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Computational Storage: What It Is and Why You Need It
Posted: Fri Aug 16, 2019 12:01:29 PM

As the data Tsunami continues at a rapid pace, IT architectures must evolve and that is where Computational Storage comes in. Computational Storage provides an innovative solution to todayís architecture, in which compute moves closer to where data is generated, rather than the data being moved up to compute. This is why computational storage is ideal for any organization deploying edge computing as its new model; it makes it possible to process data right where itís created and needed, speeding up the time to analyze petabytes of data.

Computational storage products and services are starting to appear on the market with the market expected to grow very quickly. As you might have seen last week, our latest Computational Storage Drive (CSD) solution, 32TB Newport U.2 SSD, doubles the capacity of our previously released Newport Platform U.2 SSD form-factor without impacting power or performance. Our drives are ideal for customers that need more storage capacity in an environment with strict power and space limitations.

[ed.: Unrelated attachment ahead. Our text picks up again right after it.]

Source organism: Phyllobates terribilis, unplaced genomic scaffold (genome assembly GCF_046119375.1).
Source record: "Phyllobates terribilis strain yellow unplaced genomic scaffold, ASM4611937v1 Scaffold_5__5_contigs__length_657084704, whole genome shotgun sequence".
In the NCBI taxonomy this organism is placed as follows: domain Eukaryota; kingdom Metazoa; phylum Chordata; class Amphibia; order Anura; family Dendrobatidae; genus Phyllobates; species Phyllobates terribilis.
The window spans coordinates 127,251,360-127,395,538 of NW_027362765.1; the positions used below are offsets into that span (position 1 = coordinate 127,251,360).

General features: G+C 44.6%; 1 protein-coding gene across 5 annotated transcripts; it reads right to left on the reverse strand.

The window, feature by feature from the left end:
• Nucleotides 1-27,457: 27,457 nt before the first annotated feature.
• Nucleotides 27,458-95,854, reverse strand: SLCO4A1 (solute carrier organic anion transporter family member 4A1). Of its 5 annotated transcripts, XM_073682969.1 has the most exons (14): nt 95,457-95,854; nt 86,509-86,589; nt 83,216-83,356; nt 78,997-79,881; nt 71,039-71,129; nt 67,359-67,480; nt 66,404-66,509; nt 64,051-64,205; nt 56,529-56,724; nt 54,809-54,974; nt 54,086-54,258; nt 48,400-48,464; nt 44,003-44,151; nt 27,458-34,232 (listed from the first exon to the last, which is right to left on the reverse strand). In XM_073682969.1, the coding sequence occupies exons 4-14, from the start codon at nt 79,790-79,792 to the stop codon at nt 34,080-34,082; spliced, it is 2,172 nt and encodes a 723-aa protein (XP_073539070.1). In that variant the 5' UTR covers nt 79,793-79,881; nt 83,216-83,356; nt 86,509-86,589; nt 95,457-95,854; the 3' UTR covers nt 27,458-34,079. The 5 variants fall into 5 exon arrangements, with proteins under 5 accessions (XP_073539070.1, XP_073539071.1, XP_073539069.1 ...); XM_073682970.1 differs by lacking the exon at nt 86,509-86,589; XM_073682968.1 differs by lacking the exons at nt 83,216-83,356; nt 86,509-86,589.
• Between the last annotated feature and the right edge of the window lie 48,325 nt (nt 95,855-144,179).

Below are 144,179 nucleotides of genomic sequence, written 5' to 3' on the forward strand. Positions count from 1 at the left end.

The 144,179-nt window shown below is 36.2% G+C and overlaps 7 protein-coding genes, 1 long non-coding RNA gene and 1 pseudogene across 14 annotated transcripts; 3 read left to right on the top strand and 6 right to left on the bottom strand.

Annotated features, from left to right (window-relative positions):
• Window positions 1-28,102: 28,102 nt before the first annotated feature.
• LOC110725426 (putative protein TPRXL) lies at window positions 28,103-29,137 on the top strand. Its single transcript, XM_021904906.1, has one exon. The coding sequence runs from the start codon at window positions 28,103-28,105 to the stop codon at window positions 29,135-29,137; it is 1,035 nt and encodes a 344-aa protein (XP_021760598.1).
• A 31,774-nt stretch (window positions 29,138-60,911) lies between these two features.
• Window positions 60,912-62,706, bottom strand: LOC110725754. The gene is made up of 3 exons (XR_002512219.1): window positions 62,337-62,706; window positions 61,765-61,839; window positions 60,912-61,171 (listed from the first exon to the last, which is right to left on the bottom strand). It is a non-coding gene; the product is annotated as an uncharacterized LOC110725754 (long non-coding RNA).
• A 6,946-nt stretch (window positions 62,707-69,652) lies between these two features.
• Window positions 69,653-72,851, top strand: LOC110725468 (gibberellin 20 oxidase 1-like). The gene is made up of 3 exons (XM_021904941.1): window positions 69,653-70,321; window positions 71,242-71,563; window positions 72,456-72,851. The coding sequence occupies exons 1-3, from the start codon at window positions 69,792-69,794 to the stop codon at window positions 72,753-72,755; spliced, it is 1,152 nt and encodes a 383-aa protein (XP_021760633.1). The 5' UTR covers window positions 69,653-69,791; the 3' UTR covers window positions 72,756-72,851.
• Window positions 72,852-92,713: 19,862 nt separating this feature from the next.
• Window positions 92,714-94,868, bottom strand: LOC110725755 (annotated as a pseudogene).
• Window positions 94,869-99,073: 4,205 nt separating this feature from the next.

But what does Computational Storage really mean?

The Storage Networking Industry Association (SNIA) Computational Storage working group recently established formal definitions and terminology to properly categorize computational storage technologies. NGD Systems was one of several prominent members of the SNIA CS group as our VP of Marketing, Scott Shadley, serves as co-chair. Below is just one of the definitions we had a hand in helping create.

Computational Storage

Architectures that provide Computational Storage Services coupled to storage, offloading host processing or reducing data movement.

These architectures enable improvements in application performance and/or infrastructure efficiency through the integration of compute resources (outside of the traditional compute & memory architecture) either directly with storage or between the host and the storage. The goal of these architectures is to enable parallel computation and/or to alleviate constraints on existing compute, memory, storage, and I/O.

If you are interested in learning more about Computational Storage we recommend you check out our recent survey that revealed challenges enterprises face in supporting growing edge computing workloads here:

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